Look, there are a lot of comics out there. Too many. We can never hope to have in-depth conversations about all of them. But, we sure can round up some of the more noteworthy titles we didn’t get around to from the week. Today, we discuss Archie 5, Paper Girls 4 and Woods 19.
Drew: While I appreciate that some never grow out of this habit, over-involvement in friends’ lives strikes me as a particularly teenage affair. Which, of course, is why teenagers make for such good drama — mature attitudes about respecting the decisions of others and being honest about your feelings aren’t all that exciting to watch. Fortunately, Betty and Jughead are far from mature in Archie 5, goosing a banal situation into a heightened, tenuous one.
Hoping to drive a wedge between Archie and Veronica at all costs, Betty turns to Reggie Mantle for a devious plan. That plan is remarkably simple: expose Veronica for the jealous monster that she is, and Archie will be disgusted. They’re forced to abort when Reggie puts Sheila in Veronica’s crosshairs, driving Archie closer to Veronica, and exposing Betty and Jughead as in cahoots with the guy Archie describes as “the closest thing Riverdale has to a super-villain.” Archie may not abide bullies, but he doesn’t have any more patience for underhanded schemes to break up his relationship.
It’s a bold choice to put these characters at odds in this way, but the other great thing about teens is that they tend to be able to forgive and forget relatively easily. Archie won’t be mad at those two forever, and may even come to thank them for what they tried to do. Or not. I honestly have no idea how to modernize the Archie-Betty-Veronica love triangle in a way that allows it to go on indefinitely, but I absolutely trust Waid to walk me through it.
Paper Girls 4
Spencer: So, I can’t even begin to explain or understand what Paper Girls‘ ongoing plot is about, guys. It’s a complete mystery, but I mean that in a good way — with each new issue, Brian K. Vaughan continues to consistently surprise me with new twists and turns. In the meantime, despite any lack of comprehension each issue still sings, and there’s two reasons for that.
First is the attention to detail, both when it comes to characters and to the setting. In fact, those two elements often go hand-in-hand — I’m thinking specifically of the scene where Tiffany’s life flashes before her eyes.
There’s just so many little details that makes this scene feel real and lived-in. The corded-phone dragged out into the living room. Rainy/snowy days spent in front of the TV. Even ignoring a party to play video games — I’ve been there. It’s details like these that make these characters relatable, and makes this world feel all the more tangible.
Then, of course, there’s the art of Cliff Chiang and Matthew Wilson. Just look at the way Wilson uses color to depict mood in the spread I posted above — phenomenal stuff. And Chiang’s art works on so many levels.
Here Chiang doesn’t just depict the typical 80’s environment — he’s also doing a top-notch sci-fi monster, something creepy and mechanical yet unnervingly organic all at the same time. Even the lettering ties into that; between its cry and the blood, the Editrix seems far more alive — and thus far more interesting — than your typical killer robot.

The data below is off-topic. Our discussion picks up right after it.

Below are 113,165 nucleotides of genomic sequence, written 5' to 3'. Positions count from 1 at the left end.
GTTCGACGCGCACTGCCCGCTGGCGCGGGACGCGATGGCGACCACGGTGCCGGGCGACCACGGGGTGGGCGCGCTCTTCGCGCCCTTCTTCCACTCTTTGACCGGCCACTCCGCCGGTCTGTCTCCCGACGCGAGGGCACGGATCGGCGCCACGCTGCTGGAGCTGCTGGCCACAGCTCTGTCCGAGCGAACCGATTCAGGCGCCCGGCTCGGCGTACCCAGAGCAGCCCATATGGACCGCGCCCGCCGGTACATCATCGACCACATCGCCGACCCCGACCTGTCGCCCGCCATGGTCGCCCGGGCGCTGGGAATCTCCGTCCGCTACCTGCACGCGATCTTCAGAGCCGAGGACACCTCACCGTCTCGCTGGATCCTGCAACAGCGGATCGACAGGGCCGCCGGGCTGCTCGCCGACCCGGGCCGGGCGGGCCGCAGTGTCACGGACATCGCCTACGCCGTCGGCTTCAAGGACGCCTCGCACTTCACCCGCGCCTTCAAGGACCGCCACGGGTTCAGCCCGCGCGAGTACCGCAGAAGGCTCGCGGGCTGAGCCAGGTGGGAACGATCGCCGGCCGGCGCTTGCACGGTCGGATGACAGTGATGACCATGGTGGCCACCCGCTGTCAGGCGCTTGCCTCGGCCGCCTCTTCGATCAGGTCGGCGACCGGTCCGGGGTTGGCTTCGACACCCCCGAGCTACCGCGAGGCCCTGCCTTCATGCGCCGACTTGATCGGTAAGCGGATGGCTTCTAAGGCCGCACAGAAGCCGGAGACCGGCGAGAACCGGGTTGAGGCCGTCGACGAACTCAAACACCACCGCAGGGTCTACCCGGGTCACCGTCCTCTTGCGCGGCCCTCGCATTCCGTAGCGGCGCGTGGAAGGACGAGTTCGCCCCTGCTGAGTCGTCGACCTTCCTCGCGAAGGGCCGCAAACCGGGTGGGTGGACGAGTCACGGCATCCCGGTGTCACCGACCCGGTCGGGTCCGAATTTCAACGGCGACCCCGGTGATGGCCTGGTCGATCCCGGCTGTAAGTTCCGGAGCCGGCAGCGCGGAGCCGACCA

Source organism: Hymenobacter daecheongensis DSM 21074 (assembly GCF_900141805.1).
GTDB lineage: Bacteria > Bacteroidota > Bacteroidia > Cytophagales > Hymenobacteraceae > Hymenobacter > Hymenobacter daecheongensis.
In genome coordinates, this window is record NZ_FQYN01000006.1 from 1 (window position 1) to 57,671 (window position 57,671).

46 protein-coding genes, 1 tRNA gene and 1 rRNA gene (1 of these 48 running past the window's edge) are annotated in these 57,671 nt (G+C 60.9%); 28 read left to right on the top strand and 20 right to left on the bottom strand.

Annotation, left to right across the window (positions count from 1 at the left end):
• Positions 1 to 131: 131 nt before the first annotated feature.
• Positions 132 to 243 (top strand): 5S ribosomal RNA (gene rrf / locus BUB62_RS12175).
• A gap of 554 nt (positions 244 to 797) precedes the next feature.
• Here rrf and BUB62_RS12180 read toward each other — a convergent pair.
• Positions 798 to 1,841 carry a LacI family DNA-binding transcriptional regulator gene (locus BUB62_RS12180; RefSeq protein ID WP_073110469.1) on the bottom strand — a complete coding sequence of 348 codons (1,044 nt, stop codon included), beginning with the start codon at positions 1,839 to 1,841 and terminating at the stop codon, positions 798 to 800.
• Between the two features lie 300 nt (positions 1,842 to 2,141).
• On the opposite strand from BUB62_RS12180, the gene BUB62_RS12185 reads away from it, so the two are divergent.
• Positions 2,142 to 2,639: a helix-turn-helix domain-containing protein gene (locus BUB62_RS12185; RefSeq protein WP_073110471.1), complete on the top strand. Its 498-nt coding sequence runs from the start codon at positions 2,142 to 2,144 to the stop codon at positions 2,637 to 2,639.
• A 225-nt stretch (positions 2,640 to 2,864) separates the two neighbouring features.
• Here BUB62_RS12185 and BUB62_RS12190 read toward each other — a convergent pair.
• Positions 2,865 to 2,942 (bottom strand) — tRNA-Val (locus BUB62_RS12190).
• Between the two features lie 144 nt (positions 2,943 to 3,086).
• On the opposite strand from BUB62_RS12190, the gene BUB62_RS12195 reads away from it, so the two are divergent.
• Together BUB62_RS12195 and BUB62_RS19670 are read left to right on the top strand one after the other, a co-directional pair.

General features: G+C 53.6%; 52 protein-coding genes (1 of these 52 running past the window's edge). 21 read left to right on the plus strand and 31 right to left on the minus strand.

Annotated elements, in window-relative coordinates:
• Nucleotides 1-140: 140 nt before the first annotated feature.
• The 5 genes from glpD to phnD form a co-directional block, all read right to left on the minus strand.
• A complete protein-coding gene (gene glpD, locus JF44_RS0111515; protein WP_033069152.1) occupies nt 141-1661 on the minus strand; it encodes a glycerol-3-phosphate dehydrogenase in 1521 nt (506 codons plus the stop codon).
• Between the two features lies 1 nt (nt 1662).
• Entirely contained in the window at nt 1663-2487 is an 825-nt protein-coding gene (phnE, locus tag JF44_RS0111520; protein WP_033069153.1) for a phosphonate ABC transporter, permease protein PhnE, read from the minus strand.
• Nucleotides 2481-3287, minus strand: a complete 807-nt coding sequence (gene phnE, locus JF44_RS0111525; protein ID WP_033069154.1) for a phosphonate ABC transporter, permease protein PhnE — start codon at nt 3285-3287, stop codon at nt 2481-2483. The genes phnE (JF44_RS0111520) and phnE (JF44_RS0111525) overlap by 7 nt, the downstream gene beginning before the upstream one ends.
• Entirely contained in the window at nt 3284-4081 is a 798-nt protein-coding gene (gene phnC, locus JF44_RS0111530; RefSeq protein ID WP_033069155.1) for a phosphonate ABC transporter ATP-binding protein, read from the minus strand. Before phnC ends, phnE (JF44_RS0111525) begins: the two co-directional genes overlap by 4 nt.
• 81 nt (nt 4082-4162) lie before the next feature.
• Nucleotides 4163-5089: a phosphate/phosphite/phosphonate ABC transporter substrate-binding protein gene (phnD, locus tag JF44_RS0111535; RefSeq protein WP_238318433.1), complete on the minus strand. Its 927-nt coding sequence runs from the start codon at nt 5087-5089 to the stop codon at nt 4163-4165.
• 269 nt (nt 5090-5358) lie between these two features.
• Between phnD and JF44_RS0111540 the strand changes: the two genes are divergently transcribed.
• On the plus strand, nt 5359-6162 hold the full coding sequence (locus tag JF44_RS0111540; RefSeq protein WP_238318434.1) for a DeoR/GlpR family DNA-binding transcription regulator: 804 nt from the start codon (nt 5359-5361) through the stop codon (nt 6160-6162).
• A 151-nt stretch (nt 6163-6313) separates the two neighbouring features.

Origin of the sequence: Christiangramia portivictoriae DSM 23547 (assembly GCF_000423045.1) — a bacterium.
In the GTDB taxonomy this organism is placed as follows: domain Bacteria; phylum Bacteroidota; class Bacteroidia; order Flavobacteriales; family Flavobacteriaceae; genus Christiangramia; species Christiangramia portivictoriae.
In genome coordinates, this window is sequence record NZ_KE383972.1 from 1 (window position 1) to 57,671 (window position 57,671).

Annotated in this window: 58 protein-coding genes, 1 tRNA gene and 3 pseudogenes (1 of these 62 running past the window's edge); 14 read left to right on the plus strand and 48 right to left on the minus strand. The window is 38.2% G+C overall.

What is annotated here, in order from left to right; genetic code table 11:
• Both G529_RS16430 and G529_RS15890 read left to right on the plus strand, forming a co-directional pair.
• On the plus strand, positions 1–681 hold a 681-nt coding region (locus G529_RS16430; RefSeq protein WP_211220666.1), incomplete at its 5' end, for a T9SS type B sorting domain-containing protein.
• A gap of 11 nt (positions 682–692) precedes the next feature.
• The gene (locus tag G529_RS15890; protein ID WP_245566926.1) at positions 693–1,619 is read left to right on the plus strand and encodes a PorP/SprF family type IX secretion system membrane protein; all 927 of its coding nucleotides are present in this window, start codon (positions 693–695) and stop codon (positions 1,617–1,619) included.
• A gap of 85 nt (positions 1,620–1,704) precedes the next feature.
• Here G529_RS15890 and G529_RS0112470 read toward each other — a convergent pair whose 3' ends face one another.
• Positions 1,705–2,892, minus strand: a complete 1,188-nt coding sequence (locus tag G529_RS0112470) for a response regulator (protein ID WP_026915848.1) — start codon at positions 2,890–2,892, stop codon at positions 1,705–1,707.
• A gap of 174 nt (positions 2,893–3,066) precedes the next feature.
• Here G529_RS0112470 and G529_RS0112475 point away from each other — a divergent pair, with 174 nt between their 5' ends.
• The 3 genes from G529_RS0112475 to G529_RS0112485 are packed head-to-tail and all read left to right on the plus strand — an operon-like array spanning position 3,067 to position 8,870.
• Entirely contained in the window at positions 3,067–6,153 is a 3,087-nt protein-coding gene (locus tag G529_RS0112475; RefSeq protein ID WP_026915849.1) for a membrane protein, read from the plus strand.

Man — with a book this good, you almost don’t need to understand what’s going on to love it.
Spencer: James Tynion IV and Michael Dialynas’ The Woods 19 marks significant turning points for three of its characters. For Calder, it’s the moment where he finally stands up to his horrific older brother. His fear of Casey has always kept Calder from standing up for himself, but Casey’s involvement in such a widespread massacre has finally made Calder more angry than afraid. While his attack was ultimately ineffective, it was still a needed (and cathartic) moment in Calder’s development — he’ll never be a partner (unwilling or otherwise) to Casey’s schemes again.
Then there’s poor Maria. She’s always been a character in a frustrating position, often stuck on the sidelines as the main action plays out, and often thought of by other characters as annoying for her attempts to run the school. Tynion and Dialynas dig deep into Maria’s past in this issue, showing us that, whatever Maria did, it was always done for the benefit of others, not herself. That kind of self-sacrificing attitude ends up being her undoing, but Maria is able to take pride in her final stand. In death, she’s proven that she was always the leader Bay Point deserved.
Finally, there’s Karen. When first introduced, Karen was aimless — she’d even avoided applying for college because she had no idea what she wanted to do. In the year since Adrian’s death Karen’s become a skilled and fierce hunter, but she did so as an attempt to escape her guilt, not because it’s a role she particularly desired. She’s still aimless, but this issue finally finds her embracing a role — one of leadership. It’s one Maria bestows her before her death, but before then, Sander has to beat into Karen’s head that she’s not only worthy of the position, but that they need her at the school more than they need her running off to get killed.
Karen turning away from Tashio and his men and returning to the school represents her actively, purposely embracing her role as the school’s leader and “hero,” and that may be the most significant turning point of all. Things are never going to be the same at Bay Point.